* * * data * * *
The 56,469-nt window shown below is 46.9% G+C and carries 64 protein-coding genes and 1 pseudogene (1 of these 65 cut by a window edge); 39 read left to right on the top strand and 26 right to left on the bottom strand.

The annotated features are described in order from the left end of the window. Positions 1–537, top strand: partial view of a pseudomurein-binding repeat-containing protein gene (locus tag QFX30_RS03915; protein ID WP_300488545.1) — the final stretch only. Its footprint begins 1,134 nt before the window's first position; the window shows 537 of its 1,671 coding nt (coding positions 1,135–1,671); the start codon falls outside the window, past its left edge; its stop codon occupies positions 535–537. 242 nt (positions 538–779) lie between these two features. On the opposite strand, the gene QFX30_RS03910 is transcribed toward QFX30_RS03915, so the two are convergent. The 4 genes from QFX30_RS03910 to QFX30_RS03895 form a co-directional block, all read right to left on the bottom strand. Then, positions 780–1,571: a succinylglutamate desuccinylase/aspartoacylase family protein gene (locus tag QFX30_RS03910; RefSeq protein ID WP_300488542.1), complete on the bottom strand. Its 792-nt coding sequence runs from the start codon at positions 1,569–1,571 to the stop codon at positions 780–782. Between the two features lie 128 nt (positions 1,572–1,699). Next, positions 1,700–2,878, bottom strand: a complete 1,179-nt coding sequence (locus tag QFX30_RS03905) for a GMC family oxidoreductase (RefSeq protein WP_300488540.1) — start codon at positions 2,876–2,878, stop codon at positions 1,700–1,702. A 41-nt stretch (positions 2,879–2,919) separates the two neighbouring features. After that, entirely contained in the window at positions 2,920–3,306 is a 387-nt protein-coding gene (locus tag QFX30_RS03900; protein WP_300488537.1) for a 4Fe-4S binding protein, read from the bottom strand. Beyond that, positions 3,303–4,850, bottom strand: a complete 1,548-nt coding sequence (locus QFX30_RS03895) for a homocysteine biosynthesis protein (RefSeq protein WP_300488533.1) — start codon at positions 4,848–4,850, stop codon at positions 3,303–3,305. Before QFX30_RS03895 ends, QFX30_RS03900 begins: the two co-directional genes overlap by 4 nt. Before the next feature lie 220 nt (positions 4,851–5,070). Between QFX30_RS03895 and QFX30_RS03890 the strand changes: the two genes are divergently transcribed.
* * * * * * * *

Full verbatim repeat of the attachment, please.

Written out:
The 56,469-nt window shown below is 46.9% G+C and carries 64 protein-coding genes and 1 pseudogene (1 of these 65 cut by a window edge); 39 read left to right on the top strand and 26 right to left on the bottom strand.

The annotated features are described in order from the left end of the window. Positions 1–537, top strand: partial view of a pseudomurein-binding repeat-containing protein gene (locus tag QFX30_RS03915; protein ID WP_300488545.1) — the final stretch only. Its footprint begins 1,134 nt before the window's first position; the window shows 537 of its 1,671 coding nt (coding positions 1,135–1,671); the start codon falls outside the window, past its left edge; its stop codon occupies positions 535–537. 242 nt (positions 538–779) lie between these two features. On the opposite strand, the gene QFX30_RS03910 is transcribed toward QFX30_RS03915, so the two are convergent. The 4 genes from QFX30_RS03910 to QFX30_RS03895 form a co-directional block, all read right to left on the bottom strand. Then, positions 780–1,571: a succinylglutamate desuccinylase/aspartoacylase family protein gene (locus tag QFX30_RS03910; RefSeq protein ID WP_300488542.1), complete on the bottom strand. Its 792-nt coding sequence runs from the start codon at positions 1,569–1,571 to the stop codon at positions 780–782. Between the two features lie 128 nt (positions 1,572–1,699). Next, positions 1,700–2,878, bottom strand: a complete 1,179-nt coding sequence (locus tag QFX30_RS03905) for a GMC family oxidoreductase (RefSeq protein WP_300488540.1) — start codon at positions 2,876–2,878, stop codon at positions 1,700–1,702. A 41-nt stretch (positions 2,879–2,919) separates the two neighbouring features. After that, entirely contained in the window at positions 2,920–3,306 is a 387-nt protein-coding gene (locus tag QFX30_RS03900; protein WP_300488537.1) for a 4Fe-4S binding protein, read from the bottom strand. Beyond that, positions 3,303–4,850, bottom strand: a complete 1,548-nt coding sequence (locus QFX30_RS03895) for a homocysteine biosynthesis protein (RefSeq protein WP_300488533.1) — start codon at positions 4,848–4,850, stop codon at positions 3,303–3,305. Before QFX30_RS03895 ends, QFX30_RS03900 begins: the two co-directional genes overlap by 4 nt. Before the next feature lie 220 nt (positions 4,851–5,070). Between QFX30_RS03895 and QFX30_RS03890 the strand changes: the two genes are divergently transcribed.